canned peas

Now, to the point. Vinegret is a Russian beet salad made with potatoes, onions, pickles, carrots and other things. It is hearty. It is filling. It’s got a bite. I was told, and I cannot recall by whom, that vinegret was invented during Soviet times. I’m not sure if this is true or not, but it was a regular staple in our household and it tastes so Russian to me, that I wonder if there was ever a time Russians lived without it. We made it in the summer, when local beets were hitting the market, and we had it in the winter, when vegetable stores seemed to have little to offer by potatoes, carrots and beets. And then you wonder how those three came to be together. What would otherwise be a someone unexciting salad, it gets some edge from pickles and onions and an extra zing from a dash of dill. And while traditionally, you’d think of nothing else but sunflower oil to dress it with, all I had was extra virgin olive oil and it worked beautifully.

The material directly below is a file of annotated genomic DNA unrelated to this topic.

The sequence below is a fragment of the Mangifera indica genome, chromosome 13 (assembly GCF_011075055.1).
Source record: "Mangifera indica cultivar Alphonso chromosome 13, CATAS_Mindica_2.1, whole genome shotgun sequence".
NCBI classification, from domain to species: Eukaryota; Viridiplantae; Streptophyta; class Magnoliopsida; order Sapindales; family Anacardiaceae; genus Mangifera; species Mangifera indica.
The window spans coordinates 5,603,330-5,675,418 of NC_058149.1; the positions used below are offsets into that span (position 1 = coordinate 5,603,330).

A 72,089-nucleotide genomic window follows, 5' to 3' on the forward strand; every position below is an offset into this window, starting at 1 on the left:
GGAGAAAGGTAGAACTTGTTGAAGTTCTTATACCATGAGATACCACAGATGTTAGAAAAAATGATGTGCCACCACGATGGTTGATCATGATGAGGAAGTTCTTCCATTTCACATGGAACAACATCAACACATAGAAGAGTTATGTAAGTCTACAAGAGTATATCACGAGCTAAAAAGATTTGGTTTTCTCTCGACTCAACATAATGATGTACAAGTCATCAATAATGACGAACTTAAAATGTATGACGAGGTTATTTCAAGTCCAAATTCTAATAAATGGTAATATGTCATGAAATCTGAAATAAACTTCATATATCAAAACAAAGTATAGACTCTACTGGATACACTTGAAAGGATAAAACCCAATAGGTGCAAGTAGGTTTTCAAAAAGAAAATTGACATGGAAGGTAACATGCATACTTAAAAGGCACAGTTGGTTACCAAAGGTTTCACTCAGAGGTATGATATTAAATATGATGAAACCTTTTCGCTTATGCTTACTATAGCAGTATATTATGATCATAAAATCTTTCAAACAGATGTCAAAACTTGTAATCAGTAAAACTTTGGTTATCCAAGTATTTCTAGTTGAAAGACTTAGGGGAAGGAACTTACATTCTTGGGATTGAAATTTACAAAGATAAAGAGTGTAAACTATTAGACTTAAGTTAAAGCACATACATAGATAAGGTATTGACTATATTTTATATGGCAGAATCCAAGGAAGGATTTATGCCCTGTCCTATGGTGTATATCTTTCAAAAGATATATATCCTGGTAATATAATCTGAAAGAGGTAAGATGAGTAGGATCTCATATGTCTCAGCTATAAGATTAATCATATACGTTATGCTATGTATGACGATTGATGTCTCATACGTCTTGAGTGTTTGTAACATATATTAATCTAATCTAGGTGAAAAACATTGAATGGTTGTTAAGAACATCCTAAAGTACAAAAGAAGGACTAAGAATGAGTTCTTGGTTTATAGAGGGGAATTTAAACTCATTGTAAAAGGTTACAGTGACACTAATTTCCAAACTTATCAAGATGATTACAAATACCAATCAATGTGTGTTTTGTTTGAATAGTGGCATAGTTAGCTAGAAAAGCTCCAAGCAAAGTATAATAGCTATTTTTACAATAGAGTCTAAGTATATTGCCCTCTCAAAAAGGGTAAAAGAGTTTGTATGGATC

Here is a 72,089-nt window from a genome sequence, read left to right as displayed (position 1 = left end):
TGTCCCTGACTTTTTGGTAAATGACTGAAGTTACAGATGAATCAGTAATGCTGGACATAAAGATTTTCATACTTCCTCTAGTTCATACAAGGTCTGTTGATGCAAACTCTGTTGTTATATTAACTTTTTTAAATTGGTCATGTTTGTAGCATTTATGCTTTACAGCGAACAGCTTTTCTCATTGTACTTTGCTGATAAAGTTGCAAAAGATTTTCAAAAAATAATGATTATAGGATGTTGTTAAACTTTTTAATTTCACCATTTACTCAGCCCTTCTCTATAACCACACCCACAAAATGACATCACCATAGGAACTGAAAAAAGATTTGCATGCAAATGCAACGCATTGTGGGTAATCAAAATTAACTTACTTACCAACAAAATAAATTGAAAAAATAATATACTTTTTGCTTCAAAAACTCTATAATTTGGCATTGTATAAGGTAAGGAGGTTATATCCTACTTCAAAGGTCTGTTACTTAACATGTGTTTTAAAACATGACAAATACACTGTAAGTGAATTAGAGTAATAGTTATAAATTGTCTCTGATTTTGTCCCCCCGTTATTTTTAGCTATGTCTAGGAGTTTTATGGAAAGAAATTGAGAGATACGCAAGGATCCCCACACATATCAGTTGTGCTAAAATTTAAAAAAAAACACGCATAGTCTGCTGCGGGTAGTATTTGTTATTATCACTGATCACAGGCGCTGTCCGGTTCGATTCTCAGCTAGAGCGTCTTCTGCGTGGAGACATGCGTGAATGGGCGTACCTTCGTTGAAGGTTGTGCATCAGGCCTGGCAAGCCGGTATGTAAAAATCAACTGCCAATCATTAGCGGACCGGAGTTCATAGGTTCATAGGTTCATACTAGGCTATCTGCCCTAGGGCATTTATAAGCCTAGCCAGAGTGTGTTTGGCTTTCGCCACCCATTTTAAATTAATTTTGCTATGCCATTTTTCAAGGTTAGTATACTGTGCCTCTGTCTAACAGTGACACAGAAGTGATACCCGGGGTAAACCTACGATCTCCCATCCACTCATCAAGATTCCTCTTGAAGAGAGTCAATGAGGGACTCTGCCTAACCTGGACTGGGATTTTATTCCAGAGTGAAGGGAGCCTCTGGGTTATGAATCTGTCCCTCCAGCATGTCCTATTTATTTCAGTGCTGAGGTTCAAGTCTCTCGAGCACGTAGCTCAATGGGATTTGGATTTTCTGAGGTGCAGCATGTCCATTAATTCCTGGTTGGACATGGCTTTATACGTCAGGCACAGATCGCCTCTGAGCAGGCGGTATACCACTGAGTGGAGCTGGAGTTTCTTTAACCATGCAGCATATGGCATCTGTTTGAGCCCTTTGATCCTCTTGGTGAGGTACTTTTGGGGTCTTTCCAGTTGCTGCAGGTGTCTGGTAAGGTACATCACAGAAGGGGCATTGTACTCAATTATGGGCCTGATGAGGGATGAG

venigret - russian beet salad

I’m in such vinegret-loving stage right now that I’m thinking I’ll have to serve this around New Years, to greet 2010, bidding 2009 a farewell forever. And the leftovers (that is if you have any) are even better the next day. Now, that’s something I can look forward to.

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Thursday, June 18, 2009

broccoli slaw

broccoli slaw

You know, I’ve a bone to pick with June. A huge, larger-than-life, we’re -no-longer-BFFs, please-take-your-rainy-self-somewhere-else bone. It’s not just the rain. They say April is the cruelest month? I think if Chaucer was witnessing June, 2009, he might reconsider his claim.

You see, on top of this weather, which would be enough to gripe about, I’ve sustained multiple stress fractures on not one, but two of my toes from running. That’s right – I’m an overachiever even when it comes to fractures. And so in the last week and a half, I’ve been limping and ambling and being generally quite annoyed with my left foot. And the bones in it. Hence lots of bones to pick with June. Get it? Bones? Fractures? Anyone? Anyone? [Deafening silence befalls.]